The Great Depression
In the summer of 1929, people in the United States began to spend less. Thus, more products were building up in storage for manufacturers and stores. Debts began to increase. Stock market prices began to climb. A stock is a share or piece of a company which ordinary citizens can buy. They may or may not receive earnings on that stock depending on the business trends.
On October 4, 1929, stock owners began selling their stocks in great quantities. The stock market was said to have collapsed. The day was called 'Black Thursday.' On 'Black Tuesday', 5 days afterwards, millions more stocks were sold. Millions of shares couldn't be sold and had no value anymore. Many people who had put money into these stocks lost everything.
Factories slowed down because people didn't have money to buy products. Fewer workers were needed, so many people became unemployed. Wages for the working people went down. Many people lost their houses because they had no money to pay their mortgages.
These conditions spread around the world. The period from 1929-1939 was known as the Great Depression. A depression is a time of a great downturn in business profits. By 1931, 6 million people were out of work. Many had to try to get free food by standing in lines at various soup kitchens provided by those who could help. Businesses collapsed. Farmers couldn't sell their crops and left them in the fields because they couldn't afford to harvest them. Beginning in 1930, people started to withdraw all their savings from their bank accounts because they were afraid the banks would fail and did this for 3 more years. Many banks went out of business.
President Herbert Hoover didn't think that the federal government should get involved in trying to solve the situation. However, in the fall of 1932, Franklin Delano Roosevelt was elected President. By inauguration day in March, all banks had been told to close for 4 days (a 'bank holiday'). New banking laws would be passed and only the strong banks would reopen.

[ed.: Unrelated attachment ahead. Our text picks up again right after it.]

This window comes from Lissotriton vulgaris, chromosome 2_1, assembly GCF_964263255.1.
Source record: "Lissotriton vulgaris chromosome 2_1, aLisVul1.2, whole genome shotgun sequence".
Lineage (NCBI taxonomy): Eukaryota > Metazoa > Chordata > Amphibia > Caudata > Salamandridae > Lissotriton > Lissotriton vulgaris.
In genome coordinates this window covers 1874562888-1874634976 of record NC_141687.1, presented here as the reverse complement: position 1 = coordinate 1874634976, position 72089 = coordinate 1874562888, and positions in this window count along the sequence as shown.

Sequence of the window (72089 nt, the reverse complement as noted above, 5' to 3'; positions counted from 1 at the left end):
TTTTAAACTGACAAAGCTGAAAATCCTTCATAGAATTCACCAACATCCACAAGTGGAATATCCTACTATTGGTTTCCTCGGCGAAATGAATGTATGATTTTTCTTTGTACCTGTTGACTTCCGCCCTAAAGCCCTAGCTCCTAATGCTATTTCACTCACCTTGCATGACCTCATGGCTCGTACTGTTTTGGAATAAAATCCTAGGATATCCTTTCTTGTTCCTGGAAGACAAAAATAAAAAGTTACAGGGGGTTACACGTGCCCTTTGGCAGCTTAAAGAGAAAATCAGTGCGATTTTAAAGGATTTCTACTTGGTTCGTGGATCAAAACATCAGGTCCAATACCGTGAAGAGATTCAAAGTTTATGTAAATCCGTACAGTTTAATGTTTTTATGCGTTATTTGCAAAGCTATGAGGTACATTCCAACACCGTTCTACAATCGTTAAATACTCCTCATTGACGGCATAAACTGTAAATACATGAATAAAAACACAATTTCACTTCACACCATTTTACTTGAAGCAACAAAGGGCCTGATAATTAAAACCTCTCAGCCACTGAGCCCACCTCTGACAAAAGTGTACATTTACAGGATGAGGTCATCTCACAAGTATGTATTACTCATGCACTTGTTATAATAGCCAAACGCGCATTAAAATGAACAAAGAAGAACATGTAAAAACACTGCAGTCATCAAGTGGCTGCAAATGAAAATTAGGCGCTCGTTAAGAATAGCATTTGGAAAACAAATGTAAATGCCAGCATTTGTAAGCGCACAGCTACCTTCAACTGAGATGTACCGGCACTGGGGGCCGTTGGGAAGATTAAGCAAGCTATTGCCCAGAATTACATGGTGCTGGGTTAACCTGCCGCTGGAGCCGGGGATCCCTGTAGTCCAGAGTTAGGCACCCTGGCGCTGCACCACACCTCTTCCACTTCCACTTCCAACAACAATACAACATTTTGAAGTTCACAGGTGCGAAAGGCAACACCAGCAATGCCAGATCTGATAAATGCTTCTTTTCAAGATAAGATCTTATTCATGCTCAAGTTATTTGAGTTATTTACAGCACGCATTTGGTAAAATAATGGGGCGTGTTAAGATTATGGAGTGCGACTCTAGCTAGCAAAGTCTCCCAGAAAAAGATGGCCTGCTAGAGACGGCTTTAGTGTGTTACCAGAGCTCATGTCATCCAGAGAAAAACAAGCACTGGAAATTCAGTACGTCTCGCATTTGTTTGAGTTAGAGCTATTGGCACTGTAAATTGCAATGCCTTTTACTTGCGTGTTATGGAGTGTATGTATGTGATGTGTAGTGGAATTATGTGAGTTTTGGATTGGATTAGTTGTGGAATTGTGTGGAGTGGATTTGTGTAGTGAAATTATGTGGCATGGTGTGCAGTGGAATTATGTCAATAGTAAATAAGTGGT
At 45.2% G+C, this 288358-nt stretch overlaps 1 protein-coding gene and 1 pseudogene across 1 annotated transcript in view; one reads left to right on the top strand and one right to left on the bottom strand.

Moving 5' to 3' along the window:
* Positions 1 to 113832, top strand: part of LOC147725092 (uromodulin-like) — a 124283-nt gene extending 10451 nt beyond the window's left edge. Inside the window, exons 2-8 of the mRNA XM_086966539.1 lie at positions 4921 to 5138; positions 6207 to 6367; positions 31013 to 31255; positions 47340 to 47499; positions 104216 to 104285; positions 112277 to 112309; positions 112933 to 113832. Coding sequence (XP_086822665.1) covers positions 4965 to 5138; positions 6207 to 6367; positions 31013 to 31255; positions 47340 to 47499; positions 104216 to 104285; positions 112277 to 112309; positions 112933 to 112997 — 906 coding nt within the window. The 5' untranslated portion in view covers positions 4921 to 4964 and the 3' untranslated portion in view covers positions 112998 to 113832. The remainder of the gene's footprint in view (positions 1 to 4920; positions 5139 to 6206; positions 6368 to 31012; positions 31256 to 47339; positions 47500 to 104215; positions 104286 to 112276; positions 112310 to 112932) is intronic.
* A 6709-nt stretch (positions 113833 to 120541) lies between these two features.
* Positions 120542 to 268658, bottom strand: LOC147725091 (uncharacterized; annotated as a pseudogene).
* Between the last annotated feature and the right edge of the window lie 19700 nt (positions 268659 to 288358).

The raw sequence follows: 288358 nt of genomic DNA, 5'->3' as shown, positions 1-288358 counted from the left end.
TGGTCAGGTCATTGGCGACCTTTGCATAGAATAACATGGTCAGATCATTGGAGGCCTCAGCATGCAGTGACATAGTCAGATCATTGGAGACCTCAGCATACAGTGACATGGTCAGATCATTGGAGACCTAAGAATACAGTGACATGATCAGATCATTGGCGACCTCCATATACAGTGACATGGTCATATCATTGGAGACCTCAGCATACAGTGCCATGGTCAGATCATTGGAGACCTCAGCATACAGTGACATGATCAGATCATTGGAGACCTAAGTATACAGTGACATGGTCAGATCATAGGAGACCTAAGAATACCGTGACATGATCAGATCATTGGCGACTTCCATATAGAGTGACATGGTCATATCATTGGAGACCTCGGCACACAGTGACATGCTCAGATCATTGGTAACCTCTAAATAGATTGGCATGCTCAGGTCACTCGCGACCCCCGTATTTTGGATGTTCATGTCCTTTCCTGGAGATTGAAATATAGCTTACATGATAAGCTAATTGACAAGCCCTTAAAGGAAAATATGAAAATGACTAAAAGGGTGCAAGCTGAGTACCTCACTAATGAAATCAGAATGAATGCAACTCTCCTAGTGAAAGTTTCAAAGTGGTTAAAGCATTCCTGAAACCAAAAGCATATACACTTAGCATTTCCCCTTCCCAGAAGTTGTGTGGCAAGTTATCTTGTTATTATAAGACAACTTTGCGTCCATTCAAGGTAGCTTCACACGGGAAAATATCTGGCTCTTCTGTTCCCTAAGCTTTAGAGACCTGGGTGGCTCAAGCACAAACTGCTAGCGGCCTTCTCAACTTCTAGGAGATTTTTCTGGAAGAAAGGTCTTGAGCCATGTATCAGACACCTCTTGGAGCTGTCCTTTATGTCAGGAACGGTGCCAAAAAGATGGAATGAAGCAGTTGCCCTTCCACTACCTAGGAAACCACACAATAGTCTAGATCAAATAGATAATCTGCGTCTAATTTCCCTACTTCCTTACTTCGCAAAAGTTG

President Roosevelt spoke regularly on the radio to encourage the people of the United States. These talks were called 'fireside chats.' During his first 100 days in office, the President passed laws to try to get business going again and to help farmers with their crops. He created the FDIC, the Federal Deposit Insurance Commission, to protect the money people put into banks in the future. He also set up the SEC, Securities and Exchange Commission, to prevent a serious stock market crash from happening again.
President Roosevelt put into place a program called the New Deal. Included in this program was the TVA, Tennessee Valley Authority, which involved building dams and providing water for the Tennessee Valley. The WPA, the Works Progress Administration, hired thousands of men to work on projects around the country. Beginning in 1933, the economy began to improve and did so for three years.
In 1937, another serious downturn occurred and wiped away much of the progress which had been made. Hardships throughout Europe made it easier for Adolph Hitler to rise to power in Germany. In 1939, Hitler's troops began to invade neighboring countries. The United States then began manufacturing military supplies and equipment. Many more jobs were now available. The United States wanted to support its friends Germany and France. They had been invaded by Hitler's forces.
After the United States was attacked at Pearl Harbor, Hawaii, in 1941, production and manufacturing began to increase and unemployment went down to what it was before the Great Depression.
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